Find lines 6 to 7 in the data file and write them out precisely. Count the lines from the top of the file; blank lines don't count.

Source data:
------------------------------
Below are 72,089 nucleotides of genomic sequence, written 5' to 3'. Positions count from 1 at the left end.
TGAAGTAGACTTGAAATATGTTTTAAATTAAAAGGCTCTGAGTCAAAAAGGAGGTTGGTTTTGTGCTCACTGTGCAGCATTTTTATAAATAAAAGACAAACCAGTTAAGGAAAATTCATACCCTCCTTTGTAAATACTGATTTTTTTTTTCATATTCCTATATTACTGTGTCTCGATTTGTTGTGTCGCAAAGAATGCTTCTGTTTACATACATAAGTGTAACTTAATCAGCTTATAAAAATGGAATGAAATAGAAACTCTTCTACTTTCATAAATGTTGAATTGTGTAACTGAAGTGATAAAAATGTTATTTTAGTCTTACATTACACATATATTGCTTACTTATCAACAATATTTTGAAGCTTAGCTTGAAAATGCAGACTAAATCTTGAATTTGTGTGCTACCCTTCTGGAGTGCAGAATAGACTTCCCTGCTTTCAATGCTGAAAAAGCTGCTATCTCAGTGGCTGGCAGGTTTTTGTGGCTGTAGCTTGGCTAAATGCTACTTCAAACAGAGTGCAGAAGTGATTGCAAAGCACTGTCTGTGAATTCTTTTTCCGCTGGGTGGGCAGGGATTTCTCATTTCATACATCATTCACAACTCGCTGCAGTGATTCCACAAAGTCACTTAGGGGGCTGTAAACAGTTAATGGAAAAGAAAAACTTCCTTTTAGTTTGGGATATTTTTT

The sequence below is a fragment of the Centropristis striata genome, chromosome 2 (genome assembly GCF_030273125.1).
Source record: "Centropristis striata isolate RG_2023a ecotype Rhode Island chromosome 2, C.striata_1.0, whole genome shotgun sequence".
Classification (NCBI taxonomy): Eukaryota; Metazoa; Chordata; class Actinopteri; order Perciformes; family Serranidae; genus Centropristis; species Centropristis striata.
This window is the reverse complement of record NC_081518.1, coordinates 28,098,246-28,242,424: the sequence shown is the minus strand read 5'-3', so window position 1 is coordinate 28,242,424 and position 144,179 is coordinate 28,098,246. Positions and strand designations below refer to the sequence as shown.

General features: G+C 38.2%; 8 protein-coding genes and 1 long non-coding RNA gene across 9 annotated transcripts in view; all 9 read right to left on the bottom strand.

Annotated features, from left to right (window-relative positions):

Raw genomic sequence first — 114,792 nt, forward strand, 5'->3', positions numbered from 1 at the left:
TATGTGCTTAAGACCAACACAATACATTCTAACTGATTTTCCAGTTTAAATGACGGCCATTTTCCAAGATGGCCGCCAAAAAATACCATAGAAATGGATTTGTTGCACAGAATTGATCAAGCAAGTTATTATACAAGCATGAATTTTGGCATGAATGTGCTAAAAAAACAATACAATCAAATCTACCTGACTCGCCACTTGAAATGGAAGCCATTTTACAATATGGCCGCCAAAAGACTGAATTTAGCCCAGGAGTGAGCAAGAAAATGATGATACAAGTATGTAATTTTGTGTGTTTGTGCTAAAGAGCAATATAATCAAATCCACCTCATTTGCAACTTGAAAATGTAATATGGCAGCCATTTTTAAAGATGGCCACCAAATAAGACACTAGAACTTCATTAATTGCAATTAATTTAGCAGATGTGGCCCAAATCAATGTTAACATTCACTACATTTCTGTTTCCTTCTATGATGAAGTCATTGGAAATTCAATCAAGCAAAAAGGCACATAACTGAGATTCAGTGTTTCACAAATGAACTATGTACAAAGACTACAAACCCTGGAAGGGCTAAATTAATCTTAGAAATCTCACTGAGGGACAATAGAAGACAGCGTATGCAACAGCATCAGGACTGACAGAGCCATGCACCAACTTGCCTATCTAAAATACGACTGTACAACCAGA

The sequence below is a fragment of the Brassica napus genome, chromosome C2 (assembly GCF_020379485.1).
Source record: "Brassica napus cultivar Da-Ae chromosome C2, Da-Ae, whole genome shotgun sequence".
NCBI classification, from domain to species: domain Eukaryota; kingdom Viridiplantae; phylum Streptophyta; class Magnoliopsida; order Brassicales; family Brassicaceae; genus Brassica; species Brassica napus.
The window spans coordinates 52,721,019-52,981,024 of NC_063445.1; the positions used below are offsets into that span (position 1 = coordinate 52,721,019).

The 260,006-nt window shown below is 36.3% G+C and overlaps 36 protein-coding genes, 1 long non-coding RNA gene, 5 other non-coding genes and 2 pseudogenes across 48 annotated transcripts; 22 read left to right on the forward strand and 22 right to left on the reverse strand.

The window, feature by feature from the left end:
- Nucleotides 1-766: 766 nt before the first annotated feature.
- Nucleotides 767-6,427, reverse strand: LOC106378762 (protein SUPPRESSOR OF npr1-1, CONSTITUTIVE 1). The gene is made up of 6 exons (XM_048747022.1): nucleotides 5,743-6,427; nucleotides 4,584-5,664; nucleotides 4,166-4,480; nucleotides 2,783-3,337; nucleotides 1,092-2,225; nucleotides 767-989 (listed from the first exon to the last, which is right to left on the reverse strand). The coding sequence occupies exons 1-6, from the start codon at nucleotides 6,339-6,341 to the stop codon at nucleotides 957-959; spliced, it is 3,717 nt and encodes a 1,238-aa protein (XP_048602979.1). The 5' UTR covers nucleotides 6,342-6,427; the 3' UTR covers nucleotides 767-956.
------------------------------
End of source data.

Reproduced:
This window is the reverse complement of record NC_081518.1, coordinates 28,098,246-28,242,424: the sequence shown is the minus strand read 5'-3', so window position 1 is coordinate 28,242,424 and position 144,179 is coordinate 28,098,246. Positions and strand designations below refer to the sequence as shown.

General features: G+C 38.2%; 8 protein-coding genes and 1 long non-coding RNA gene across 9 annotated transcripts in view; all 9 read right to left on the bottom strand.